Overview

InterMapper probes are software plug-ins that perform several functions:

  • Retrieve data from the device being tested
  • Compare the data to certain thresholds
  • Set the device icon's state to up/down/warning/alarm/critical
  • Format the contents of the device's Status Window.

You can create new probes or modify existing InterMapper probes to test equipment that's not tested by the built-in set of probes.

A good probe to use as a basis for development is the Interface Status probe. Download a copy from http://download.dartware.com/contrib/probes/com.dartware.snmp.demo.txt.zip.

There is an "interactive Probe Builder" web page at http://intermapper.com/probebuilder.aspx This allows you to create a simple probe easily.

For detailed information about creating probes, read InterMapper Developer Guide's reference section on Creating Probes.

Creating and Editing Probe Files

Probe files are simply text files. For simplicity, their filenames should end in ".txt". Probe files are saved in the InterMapper Settings/Probes folder. The easiest way to add a new probe to InterMapper is to import it (File->Import->Probe...)

You can edit probe files in your favorite text editor, even while the InterMapper server is running. After making changes to a probe file, you need to inform InterMapper that it has been updated. To do this:


  • re-import it (the updated information will overwrite the earlier file)
  • open the Set Probe... window and click the "Reload probes" icon at the lower right, or
  • use the keyboard shortcut: Ctl-Shift-R in an editable map window (Cmd-Shift-R on a Mac).

In all cases, a confirmation window will appear to show that the probe was updated. If errors are detected, review the diagnostic messages in the Event Log window.

Parts of a Probe File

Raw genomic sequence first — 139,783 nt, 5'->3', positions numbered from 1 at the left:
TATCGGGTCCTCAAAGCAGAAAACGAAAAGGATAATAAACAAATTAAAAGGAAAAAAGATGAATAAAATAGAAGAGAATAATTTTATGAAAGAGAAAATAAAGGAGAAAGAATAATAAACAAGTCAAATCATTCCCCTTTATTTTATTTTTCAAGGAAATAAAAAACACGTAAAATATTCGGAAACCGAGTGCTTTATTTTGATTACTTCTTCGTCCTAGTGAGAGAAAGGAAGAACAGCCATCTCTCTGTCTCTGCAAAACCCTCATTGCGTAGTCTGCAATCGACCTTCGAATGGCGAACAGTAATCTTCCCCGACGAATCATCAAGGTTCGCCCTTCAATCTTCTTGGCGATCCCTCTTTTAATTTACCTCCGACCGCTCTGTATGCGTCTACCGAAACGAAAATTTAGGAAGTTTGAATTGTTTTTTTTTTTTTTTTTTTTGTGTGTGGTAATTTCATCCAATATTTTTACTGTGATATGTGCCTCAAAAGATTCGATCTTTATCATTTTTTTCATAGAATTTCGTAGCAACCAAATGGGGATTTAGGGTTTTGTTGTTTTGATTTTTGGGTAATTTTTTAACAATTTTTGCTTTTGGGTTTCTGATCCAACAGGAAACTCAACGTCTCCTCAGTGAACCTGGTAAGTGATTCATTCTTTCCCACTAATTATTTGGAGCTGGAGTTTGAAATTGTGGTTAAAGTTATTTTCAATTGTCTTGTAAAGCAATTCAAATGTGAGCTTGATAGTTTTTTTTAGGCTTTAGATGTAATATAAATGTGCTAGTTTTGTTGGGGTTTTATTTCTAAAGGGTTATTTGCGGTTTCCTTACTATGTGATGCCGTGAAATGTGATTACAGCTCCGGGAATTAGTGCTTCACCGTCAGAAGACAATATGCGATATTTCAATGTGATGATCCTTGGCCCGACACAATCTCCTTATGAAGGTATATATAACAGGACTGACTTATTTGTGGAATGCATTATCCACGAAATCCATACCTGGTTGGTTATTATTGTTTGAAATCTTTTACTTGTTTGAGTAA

All probe files contain several sections. You can follow along by looking at the Interface Status probe or at the Probe Builder page (described below). Read the Developer Guide for the full details.

The sections of an InterMapper SNMP probe include:


  • Introductory comment (generally enclosed in <!-- ... -->). This holds basic information about the probe, the author, revision history, etc. It is a comment, and does not affect the operation of the probe.
     
  • <header> section gives the probe's human-readable probe name, the type (SNMP, TCP script, command line, etc.) and other parameters. It's easiest to duplicate an existing probe (like the Interface Status probe) and then modify the fields.
     
  • <snmp-device-properties> section has infrequently-used flags. You can generally ignore this.
     
  • <description> section gives a prose description of the probe as it will be viewed by the customer in the Set Probe... window. It uses the "InterMapper Markup Language" (IMML) to control the formatting.
     
  • <parameters> section specifies the user-enterable parameters (entered in the Set Probe... window) to be used as thresholds, etc.
     
  • <snmp-device-variables> section lists the OIDs that should be retrieved, as well as formatting information.
     
  • <snmp-device-thresholds> section lists the threshold tests. These are the way InterMapper decides whether to mark the device as Up, Down, in warning, alarm, or critical.
     
  • <snmp-device-display> section formats the information displayed at the bottom of the device's Status Window.


Interactive Probe Builder

Check out the "Interactive Probe Builder" web page that lets you experiment with entering SNMP OIDs and seeing the result immediately. This web page is a quick tool for seeing how changes to the parameters change the probe file. It's at http://intermapper.com/probebuilder.aspx